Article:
THE COMPANY: Ghana’s second-largest bank by total assets, GCB Bank (GCB), operates the widest branch network in the country, with 150 branches and approximately 2000 employees. GCB is listed on the Ghana Stock Exchange, with the government of Ghana holding a 21.4% stake. GCB has maintained a strong market leadership position despite intense competition in Ghana’s banking industry over the last decade, which has witnessed steady decline in the market share of top banks. GCB’s total assets in 2012 grew by 21% from the previous year; growth in assets has continued during the first half of 2013 to GHS3bn ($1.54bn) as at the end of June 2013.
The bank’s loan book recovered from the dip in 2011, when it was GHS476m ($245m) to reach GHS848m ($436m) in 2012, representing a 78% yearon-year growth. GCB’s loans and advances declined from GHS995m ($512m) in 2010 to GHS476m ($245m) in 2011, due to the payment of a significant portion of debt owed by Tema Oil Refinery (TOR). Although GCB has reduced its exposure to TOR, government entities and public institutions form the majority of its loan book and exposure profile. The bank reduced its non-performing loans (NPL) ratio from 26% in 2011 to 17% in 2012, which is still markedly higher than the 2012 industry average of 13%.
The strong performance of the bank in 2012 was driven largely by the bank’s large exposure to highyielding, risk-free government securities, which constitute approximately 50% of its assets. This helped drive growth in funded income from some GHS257m ($132m) in 2011 to GHS376m ($193m) in 2012.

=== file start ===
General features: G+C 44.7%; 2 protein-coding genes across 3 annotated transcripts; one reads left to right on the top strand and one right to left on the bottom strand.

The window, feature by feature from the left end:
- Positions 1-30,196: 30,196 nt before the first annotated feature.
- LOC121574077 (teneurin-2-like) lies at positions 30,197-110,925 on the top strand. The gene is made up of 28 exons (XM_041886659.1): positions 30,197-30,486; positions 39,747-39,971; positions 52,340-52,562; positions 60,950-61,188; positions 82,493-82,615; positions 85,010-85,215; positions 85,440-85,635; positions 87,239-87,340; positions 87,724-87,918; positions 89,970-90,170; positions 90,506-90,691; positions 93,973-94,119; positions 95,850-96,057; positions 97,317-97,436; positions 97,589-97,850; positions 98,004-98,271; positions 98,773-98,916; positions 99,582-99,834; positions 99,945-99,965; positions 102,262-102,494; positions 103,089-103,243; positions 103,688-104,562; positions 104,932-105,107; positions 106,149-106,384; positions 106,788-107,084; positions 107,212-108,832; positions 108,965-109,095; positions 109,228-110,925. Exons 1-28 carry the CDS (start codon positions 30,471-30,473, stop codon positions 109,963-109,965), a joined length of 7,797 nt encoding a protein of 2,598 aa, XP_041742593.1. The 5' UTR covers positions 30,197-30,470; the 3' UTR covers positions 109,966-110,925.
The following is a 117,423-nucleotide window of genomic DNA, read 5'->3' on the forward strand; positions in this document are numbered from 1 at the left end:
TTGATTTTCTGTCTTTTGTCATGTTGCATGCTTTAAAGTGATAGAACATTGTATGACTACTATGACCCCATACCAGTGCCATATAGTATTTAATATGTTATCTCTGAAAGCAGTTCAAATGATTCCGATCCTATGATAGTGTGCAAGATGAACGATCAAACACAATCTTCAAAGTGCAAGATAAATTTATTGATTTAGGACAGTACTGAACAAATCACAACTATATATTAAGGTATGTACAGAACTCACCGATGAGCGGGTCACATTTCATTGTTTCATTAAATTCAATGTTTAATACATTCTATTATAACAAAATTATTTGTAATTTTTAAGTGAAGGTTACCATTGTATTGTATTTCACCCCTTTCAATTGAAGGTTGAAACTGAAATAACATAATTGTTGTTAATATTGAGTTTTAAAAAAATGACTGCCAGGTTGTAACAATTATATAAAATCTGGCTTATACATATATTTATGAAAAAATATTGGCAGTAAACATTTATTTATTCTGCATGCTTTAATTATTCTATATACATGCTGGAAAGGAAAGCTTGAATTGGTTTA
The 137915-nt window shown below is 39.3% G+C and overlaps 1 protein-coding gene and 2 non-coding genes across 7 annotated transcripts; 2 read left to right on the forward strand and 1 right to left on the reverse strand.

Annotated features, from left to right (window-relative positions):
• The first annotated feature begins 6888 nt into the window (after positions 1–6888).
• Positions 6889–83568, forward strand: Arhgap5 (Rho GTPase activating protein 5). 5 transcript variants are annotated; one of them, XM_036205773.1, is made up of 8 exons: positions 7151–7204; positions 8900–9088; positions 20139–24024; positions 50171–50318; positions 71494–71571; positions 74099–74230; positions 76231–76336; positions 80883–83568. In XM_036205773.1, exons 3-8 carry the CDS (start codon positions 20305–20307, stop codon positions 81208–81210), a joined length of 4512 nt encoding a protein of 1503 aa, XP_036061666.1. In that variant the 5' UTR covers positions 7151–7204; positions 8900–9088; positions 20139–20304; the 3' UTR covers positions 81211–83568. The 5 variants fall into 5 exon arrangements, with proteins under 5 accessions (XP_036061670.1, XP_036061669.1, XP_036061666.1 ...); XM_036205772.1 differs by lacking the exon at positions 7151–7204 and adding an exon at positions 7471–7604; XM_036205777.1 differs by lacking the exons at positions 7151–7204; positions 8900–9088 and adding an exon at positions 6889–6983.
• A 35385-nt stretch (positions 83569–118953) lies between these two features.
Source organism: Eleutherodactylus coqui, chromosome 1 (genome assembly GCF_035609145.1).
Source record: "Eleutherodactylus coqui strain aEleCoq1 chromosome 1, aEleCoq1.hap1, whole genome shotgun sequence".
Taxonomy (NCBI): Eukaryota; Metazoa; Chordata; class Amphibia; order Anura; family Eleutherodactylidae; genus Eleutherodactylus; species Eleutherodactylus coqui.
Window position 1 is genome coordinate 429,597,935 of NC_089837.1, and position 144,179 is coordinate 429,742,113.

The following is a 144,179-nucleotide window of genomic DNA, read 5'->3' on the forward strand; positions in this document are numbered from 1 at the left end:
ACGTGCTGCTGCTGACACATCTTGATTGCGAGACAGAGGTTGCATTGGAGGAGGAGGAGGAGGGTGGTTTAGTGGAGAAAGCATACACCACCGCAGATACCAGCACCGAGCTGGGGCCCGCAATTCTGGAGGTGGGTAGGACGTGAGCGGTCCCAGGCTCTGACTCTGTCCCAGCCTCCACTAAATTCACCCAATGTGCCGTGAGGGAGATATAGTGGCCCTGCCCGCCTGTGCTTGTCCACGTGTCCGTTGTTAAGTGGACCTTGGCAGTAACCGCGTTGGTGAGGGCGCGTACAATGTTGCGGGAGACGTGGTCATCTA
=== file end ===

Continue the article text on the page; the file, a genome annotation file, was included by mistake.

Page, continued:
Growth in the loan book and large investment in government securities were supported by a sizeable deposit base, which makes up approximately 77% of the bank’s funding sources. Deposits rose by 13% in 2012, thanks in part to the introduction of new products and improvements to the bank’s branch network.
The bank posted an exceptional growth in profits for 2012 against the backdrop of a favourable interest rate environment and a marked improvement in its NPL ratio. GCB’s net profit for 2012 grew eightfold to GHS143m ($73.5m), up from GHS18m ($9.3m) the previous year. During the first six months of 2013, the bank has continued this impressive trend, posting a net profit of GHS90m ($46.3m) for the halfyear. The bank’s stock is currently trading at its alltime high, with a trailing 12-month stock price return of 146% as of the end of July 2013.
DEVELOPMENT STRATEGY: GCB undertook a renaming and rebranding exercise during the second quarter of 2013 to reflect a shift in branding from a typical state-owned bank to a more customer-friendly and corporate-focused entity. Currently, GCB has a strong position in the retail deposits segment, but requires further penetration of the large-ticket corporate lending space in order to be truly competitive with its market competitors. A key plank of the rebranding strategy is to drive this renewed focus on large corporates and multinationals.
GCB is expected to benefit from its large investment in government securities in the short term, as interest rates remain persistently high. Interest income from government securities contributed to over 60% of total funded income in 2012. As essentially a leveraged play on domestic interest rates, the bank remains highly susceptible to changes in government securities yields and could be adversely affected by a sharp lowering of the yield curve.
The bank also plans to improve access to funding for small and medium-sized enterprises through the automation of its credit review process for this segment. This is expected to help boost loan growth with lower levels of non-payment risk. The improvement in its credit management is expected to further reduce the bank’s NPL ratio, bringing it closer in line with the industry average. A resolution passed by shareholders to increase the bank’s capital to GHS100m ($51.4m) will further expand the bank’s lending capacity and allow it to compete favourably in the industry. GCB price & index relative performance GCB market ratios
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